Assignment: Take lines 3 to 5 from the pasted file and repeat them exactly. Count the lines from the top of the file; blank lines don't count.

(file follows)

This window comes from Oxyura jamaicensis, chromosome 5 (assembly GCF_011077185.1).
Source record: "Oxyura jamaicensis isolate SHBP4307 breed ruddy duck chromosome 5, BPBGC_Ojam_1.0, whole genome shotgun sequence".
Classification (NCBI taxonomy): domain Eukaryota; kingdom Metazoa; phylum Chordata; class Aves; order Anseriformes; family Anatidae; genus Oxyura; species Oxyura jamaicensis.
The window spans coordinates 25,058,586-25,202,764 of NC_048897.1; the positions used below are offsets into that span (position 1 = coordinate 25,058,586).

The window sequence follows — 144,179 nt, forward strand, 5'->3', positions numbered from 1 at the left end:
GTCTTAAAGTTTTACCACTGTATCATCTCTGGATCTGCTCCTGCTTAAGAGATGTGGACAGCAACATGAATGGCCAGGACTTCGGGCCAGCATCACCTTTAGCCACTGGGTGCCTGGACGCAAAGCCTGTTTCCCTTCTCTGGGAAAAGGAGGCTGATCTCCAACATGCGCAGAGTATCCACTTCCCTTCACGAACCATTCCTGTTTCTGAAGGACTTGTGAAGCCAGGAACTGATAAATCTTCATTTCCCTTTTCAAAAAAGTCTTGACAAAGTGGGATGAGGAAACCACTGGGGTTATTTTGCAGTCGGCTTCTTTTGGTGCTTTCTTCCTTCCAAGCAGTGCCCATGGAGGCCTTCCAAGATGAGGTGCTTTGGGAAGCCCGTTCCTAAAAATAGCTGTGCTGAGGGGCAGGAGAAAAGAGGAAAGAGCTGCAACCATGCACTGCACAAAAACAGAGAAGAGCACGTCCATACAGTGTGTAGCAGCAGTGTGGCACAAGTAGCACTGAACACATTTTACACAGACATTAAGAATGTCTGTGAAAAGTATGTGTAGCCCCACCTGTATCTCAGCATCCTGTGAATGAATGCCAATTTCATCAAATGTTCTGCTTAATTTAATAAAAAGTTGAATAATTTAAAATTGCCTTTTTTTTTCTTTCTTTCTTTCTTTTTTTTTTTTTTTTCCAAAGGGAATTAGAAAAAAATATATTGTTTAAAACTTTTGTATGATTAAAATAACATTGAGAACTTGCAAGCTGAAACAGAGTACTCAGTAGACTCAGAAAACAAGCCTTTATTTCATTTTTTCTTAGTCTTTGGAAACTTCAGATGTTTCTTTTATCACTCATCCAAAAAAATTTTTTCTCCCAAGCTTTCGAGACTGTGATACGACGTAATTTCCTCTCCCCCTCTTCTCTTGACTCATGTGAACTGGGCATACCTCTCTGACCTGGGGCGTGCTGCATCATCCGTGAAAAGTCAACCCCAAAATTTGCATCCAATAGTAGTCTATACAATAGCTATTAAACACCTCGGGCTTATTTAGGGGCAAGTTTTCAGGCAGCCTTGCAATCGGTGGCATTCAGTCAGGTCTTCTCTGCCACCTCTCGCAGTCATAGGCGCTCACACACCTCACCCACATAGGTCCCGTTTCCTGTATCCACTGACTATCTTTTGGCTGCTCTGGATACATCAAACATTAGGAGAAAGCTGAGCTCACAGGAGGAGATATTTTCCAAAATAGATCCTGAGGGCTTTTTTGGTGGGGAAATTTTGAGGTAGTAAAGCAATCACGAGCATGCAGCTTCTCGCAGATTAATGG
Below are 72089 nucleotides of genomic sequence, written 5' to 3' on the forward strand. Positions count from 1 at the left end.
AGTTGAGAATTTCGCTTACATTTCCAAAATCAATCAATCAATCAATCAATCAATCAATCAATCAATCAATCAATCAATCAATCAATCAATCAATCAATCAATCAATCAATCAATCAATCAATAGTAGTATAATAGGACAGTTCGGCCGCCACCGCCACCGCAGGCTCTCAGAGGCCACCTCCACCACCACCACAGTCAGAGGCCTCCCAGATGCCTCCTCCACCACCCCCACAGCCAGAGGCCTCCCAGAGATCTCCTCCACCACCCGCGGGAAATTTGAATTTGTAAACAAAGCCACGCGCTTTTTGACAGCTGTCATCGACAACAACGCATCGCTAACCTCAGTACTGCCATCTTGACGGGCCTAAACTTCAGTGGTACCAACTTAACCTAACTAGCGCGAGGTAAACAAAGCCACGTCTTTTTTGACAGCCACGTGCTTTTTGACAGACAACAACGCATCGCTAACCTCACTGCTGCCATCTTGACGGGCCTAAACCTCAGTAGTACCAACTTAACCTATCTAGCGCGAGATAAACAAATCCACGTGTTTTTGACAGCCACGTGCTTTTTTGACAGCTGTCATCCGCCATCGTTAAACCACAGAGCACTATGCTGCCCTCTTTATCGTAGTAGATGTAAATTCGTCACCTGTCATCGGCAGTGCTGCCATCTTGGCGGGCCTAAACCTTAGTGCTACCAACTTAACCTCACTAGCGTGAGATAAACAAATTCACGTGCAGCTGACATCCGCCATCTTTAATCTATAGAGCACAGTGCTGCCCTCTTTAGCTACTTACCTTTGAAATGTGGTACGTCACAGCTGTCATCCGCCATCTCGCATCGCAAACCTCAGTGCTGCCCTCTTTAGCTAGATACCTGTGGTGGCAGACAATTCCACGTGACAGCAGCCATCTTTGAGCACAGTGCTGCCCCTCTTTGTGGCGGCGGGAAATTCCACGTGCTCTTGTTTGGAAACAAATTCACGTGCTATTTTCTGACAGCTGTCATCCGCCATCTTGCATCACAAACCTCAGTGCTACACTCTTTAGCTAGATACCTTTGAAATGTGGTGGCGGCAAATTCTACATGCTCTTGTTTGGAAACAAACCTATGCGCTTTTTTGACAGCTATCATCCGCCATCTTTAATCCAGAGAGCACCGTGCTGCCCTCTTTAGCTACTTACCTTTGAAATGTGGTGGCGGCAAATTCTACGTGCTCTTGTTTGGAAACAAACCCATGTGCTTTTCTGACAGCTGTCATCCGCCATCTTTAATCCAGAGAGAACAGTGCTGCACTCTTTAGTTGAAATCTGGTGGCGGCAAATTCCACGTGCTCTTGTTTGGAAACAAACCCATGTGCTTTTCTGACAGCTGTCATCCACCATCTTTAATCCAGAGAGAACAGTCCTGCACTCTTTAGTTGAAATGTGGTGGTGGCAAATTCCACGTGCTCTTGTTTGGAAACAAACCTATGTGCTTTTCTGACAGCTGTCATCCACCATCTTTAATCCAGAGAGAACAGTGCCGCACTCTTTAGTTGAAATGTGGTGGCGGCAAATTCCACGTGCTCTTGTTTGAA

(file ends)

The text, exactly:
Classification (NCBI taxonomy): domain Eukaryota; kingdom Metazoa; phylum Chordata; class Aves; order Anseriformes; family Anatidae; genus Oxyura; species Oxyura jamaicensis.
The window spans coordinates 25,058,586-25,202,764 of NC_048897.1; the positions used below are offsets into that span (position 1 = coordinate 25,058,586).

The window sequence follows — 144,179 nt, forward strand, 5'->3', positions numbered from 1 at the left end: